The United Nations says conditions in Syria continue to deteriorate and humanitarian needs for millions of civilians remain acute across the war-torn country.
U.N. Special Envoy for Syria Najat Rochdi’s job is to keep tabs on the humanitarian situation in Syria. She said conditions in this country, which has been at war for more than eight year, are alarming. She is appealing to the international community to protect and support millions of vulnerable civilians who lack the bare essentials for survival.
She said an estimated 11.7 million people need humanitarian aid and five million are in acute need. She said it has been a particularly grave month for civilians caught up in intensified fighting between Government and rebel forces in Idlib in northwestern Syria.
Her spokeswoman, Jenifer Fenton, said at least 350 civilians reportedly have been killed and more than 330,000 have been displaced. She said some three million people are at particular risk. She said they are trapped in the battle zone and are at the mercy of the warring parties as there is no place where they can flee.
“Civilian infrastructure continues to be damaged and destroyed. Protection of civilians remains our foremost concern. Far too many civilians are dying. Fighting terrorism does not absolve any party of its obligations under international humanitarian law and we continue to call on parties to uphold their agreements and to stabilize the situation,” said the spokeswoman.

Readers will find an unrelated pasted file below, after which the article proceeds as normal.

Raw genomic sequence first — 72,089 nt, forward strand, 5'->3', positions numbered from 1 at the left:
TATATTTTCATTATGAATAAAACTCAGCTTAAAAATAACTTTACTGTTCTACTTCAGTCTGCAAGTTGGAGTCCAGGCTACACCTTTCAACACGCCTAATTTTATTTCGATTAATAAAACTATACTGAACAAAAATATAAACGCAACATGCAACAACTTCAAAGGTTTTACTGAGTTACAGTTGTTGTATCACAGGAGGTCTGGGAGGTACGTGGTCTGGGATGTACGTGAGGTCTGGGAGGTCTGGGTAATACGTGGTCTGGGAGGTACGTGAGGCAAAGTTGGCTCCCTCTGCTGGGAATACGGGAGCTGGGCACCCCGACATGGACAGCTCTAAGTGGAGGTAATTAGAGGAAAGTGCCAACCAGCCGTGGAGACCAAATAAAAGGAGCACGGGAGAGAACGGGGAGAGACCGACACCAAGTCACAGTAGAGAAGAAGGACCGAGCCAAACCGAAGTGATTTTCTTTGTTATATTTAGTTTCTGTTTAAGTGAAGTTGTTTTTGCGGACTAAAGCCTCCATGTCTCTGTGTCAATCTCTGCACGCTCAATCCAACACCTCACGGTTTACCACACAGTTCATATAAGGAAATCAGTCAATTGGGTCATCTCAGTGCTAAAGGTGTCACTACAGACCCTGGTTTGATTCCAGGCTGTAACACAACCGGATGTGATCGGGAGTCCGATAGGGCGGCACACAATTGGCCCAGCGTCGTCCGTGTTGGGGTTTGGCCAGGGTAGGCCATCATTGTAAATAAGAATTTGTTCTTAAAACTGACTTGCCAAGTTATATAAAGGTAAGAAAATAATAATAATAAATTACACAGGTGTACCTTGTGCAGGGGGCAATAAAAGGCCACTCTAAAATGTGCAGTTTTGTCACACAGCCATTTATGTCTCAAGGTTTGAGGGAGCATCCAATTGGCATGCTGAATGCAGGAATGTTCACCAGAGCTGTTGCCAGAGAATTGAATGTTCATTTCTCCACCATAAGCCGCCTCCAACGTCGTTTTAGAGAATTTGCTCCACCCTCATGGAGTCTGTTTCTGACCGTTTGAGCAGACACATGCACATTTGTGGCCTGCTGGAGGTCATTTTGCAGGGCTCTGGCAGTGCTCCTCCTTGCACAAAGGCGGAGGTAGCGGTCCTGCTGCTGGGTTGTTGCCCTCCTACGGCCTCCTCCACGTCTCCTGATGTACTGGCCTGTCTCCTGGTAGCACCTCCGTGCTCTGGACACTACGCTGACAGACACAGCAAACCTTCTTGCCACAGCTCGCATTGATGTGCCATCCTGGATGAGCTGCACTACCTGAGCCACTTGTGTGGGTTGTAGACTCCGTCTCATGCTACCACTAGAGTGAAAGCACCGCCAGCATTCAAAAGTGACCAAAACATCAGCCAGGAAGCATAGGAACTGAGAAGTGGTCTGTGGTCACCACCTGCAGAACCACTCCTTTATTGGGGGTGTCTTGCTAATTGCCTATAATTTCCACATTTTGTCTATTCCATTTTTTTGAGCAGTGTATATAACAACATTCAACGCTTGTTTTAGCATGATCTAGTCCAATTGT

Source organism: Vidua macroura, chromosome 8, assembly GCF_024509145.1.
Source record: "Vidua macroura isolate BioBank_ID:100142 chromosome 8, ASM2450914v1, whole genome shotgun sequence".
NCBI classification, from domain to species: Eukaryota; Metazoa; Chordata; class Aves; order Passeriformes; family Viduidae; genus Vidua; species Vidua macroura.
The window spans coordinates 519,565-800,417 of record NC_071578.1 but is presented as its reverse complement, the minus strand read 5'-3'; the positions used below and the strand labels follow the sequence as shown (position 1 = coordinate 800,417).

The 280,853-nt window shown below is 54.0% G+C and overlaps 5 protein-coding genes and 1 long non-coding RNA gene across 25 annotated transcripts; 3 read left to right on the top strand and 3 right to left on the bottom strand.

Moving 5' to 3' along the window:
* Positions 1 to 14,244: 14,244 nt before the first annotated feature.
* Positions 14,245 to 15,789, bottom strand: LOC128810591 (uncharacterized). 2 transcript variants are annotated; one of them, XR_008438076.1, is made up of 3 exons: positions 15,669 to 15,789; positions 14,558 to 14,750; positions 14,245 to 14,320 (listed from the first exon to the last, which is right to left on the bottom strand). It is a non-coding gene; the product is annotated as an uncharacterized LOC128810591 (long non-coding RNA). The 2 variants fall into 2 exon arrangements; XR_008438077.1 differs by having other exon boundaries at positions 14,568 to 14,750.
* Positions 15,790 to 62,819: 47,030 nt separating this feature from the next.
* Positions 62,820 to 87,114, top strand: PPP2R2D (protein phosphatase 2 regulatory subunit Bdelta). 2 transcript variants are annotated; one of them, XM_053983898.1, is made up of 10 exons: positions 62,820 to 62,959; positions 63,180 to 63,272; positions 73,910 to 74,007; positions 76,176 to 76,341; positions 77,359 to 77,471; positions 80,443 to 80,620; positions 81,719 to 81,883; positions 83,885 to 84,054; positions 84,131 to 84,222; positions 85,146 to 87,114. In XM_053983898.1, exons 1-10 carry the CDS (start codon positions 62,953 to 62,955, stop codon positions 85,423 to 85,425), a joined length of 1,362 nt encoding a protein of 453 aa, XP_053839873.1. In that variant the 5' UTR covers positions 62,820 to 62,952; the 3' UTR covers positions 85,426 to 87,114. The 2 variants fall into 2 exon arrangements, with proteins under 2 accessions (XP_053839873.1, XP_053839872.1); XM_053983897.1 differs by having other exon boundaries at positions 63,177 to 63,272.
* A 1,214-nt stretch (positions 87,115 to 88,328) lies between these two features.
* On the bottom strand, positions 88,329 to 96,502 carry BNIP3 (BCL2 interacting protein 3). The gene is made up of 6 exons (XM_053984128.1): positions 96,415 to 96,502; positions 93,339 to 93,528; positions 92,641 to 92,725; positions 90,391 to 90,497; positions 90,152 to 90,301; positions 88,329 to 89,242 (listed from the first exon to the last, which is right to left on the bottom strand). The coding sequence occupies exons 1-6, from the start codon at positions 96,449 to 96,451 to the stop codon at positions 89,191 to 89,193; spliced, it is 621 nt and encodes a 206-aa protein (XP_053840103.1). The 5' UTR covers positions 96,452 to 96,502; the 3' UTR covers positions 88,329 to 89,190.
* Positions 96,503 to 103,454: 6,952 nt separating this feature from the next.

Fenton said the situation remains unsustainable for some 70,000 people living in the squalid, overcrowded Al Hol camp in northeastern Syria. These people fled to Al Hol after the Syrian government seized control of Deir-Ez-Zour, the radical Islamic State group’s last stronghold.
The vast majority of the camp population is comprised of Syrian and Iraqi women and children. This population includes more than 11,000 family members of suspected IS foreign fighters from dozens of countries. These nations are reluctant to bring back their nationals fearing prosecutions of IS fighters will be difficult and will alienate their citizens.
UNICEF and other agencies are urging nations to repatriate an estimated 29,000 children of foreign IS fighters, noting they are blameless and are victims of this brutal war.
The U.N. Office for the Coordination of Humanitarian Affairs reports a number of children have been repatriated to their countries of origin in past weeks. But it adds thousands of others remain in Al Hol, facing an uncertain future.